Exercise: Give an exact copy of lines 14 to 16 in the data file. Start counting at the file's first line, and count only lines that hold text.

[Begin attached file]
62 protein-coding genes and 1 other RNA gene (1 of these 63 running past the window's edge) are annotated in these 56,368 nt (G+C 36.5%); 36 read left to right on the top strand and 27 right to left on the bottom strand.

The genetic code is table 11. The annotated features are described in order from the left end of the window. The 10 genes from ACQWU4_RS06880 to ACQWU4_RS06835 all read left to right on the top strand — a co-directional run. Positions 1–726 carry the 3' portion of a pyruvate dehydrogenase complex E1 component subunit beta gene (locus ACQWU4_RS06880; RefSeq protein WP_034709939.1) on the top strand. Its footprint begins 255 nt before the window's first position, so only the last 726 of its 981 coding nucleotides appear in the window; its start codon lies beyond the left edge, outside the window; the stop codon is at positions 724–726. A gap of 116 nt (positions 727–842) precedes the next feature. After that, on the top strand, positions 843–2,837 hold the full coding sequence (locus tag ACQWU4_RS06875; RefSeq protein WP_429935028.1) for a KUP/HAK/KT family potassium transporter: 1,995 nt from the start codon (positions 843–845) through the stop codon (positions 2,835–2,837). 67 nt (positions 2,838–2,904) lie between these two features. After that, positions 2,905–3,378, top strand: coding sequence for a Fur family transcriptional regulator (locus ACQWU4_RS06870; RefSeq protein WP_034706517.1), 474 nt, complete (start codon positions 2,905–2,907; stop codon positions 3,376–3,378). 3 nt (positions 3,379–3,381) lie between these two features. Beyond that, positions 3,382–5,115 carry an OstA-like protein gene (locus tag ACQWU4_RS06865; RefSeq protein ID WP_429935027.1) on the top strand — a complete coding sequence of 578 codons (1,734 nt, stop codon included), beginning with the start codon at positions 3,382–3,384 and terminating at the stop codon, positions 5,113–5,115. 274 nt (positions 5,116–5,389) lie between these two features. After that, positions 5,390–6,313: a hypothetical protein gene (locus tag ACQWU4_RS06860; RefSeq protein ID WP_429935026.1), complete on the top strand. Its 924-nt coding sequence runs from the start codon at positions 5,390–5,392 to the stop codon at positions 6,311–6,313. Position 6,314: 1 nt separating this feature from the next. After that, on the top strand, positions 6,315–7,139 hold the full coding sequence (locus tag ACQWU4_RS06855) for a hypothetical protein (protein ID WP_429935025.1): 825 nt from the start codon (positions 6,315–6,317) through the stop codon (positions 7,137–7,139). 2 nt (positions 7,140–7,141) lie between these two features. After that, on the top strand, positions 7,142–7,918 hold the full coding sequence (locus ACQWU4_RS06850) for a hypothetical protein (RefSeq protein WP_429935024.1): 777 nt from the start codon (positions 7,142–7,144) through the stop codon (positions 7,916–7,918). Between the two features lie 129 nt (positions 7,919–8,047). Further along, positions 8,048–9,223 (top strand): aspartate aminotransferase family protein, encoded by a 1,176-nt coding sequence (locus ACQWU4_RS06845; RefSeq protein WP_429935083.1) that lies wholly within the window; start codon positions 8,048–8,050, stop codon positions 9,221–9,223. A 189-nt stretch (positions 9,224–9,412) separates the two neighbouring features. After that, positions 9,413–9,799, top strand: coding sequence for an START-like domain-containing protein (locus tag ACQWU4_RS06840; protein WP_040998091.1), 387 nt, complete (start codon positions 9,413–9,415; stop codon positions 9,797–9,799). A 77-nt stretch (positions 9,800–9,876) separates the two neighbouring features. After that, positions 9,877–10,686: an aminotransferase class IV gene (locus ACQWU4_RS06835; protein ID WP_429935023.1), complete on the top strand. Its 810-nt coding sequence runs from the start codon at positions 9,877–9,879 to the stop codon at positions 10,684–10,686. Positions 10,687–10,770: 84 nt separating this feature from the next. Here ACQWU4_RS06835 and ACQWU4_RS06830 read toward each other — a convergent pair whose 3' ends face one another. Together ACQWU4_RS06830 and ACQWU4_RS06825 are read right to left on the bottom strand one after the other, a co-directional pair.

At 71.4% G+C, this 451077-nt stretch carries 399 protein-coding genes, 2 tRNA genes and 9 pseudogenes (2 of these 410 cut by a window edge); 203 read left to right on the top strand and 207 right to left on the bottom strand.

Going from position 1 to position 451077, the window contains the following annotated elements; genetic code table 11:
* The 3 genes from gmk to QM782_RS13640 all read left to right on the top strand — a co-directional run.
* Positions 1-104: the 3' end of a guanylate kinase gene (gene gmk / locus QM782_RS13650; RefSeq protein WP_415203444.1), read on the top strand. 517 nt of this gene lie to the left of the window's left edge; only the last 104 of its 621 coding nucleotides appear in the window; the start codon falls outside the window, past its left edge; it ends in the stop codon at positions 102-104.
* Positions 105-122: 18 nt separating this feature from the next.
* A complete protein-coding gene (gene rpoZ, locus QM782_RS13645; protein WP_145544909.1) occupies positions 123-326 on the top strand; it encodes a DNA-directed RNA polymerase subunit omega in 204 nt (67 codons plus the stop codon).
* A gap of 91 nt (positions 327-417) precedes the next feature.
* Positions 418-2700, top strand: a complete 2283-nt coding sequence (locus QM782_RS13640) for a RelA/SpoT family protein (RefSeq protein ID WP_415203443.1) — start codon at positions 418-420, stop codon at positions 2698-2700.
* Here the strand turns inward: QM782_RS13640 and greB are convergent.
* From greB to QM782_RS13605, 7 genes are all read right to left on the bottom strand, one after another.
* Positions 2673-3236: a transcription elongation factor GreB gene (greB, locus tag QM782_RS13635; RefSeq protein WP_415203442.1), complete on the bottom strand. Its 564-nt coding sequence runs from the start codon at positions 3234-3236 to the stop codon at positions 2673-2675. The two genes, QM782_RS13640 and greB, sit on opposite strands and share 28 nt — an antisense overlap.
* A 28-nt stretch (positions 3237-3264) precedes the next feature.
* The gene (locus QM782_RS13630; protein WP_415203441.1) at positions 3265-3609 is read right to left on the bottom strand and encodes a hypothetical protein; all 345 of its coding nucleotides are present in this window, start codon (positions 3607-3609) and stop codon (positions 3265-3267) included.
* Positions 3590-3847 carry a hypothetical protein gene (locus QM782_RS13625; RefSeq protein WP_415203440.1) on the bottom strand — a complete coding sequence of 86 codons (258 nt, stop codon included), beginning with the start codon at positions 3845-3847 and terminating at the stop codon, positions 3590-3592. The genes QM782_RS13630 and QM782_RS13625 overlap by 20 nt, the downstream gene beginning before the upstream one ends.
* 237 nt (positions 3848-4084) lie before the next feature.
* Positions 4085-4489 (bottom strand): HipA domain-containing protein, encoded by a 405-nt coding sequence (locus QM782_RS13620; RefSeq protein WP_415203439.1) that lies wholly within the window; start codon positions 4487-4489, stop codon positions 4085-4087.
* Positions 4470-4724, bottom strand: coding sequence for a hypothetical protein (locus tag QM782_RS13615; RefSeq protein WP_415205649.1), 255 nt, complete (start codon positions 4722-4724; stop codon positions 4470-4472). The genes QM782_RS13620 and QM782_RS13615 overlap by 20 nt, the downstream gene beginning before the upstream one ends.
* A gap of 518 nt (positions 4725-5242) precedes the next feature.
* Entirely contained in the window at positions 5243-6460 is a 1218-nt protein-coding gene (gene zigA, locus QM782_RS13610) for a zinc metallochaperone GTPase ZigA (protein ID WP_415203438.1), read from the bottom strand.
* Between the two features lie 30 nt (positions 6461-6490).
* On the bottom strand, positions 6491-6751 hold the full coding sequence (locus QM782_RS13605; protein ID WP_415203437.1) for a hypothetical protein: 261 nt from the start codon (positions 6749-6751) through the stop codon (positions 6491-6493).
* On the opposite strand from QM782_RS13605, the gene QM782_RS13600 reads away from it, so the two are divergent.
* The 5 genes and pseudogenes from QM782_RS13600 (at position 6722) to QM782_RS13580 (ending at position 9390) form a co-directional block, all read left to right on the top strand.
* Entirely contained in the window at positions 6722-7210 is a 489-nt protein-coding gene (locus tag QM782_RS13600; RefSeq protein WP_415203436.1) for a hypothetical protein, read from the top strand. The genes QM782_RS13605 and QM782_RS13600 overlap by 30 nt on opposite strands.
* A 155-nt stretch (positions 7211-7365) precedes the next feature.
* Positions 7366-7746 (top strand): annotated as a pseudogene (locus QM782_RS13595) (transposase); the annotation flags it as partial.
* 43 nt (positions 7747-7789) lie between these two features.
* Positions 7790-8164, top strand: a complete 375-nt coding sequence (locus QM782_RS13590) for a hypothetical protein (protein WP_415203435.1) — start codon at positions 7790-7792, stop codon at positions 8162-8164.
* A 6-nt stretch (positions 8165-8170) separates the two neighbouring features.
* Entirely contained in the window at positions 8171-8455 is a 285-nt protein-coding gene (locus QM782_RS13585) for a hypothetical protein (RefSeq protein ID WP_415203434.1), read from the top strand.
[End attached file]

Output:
* A 28-nt stretch (positions 3237-3264) precedes the next feature.
* The gene (locus QM782_RS13630; protein WP_415203441.1) at positions 3265-3609 is read right to left on the bottom strand and encodes a hypothetical protein; all 345 of its coding nucleotides are present in this window, start codon (positions 3607-3609) and stop codon (positions 3265-3267) included.
* Positions 3590-3847 carry a hypothetical protein gene (locus QM782_RS13625; RefSeq protein WP_415203440.1) on the bottom strand — a complete coding sequence of 86 codons (258 nt, stop codon included), beginning with the start codon at positions 3845-3847 and terminating at the stop codon, positions 3590-3592. The genes QM782_RS13630 and QM782_RS13625 overlap by 20 nt, the downstream gene beginning before the upstream one ends.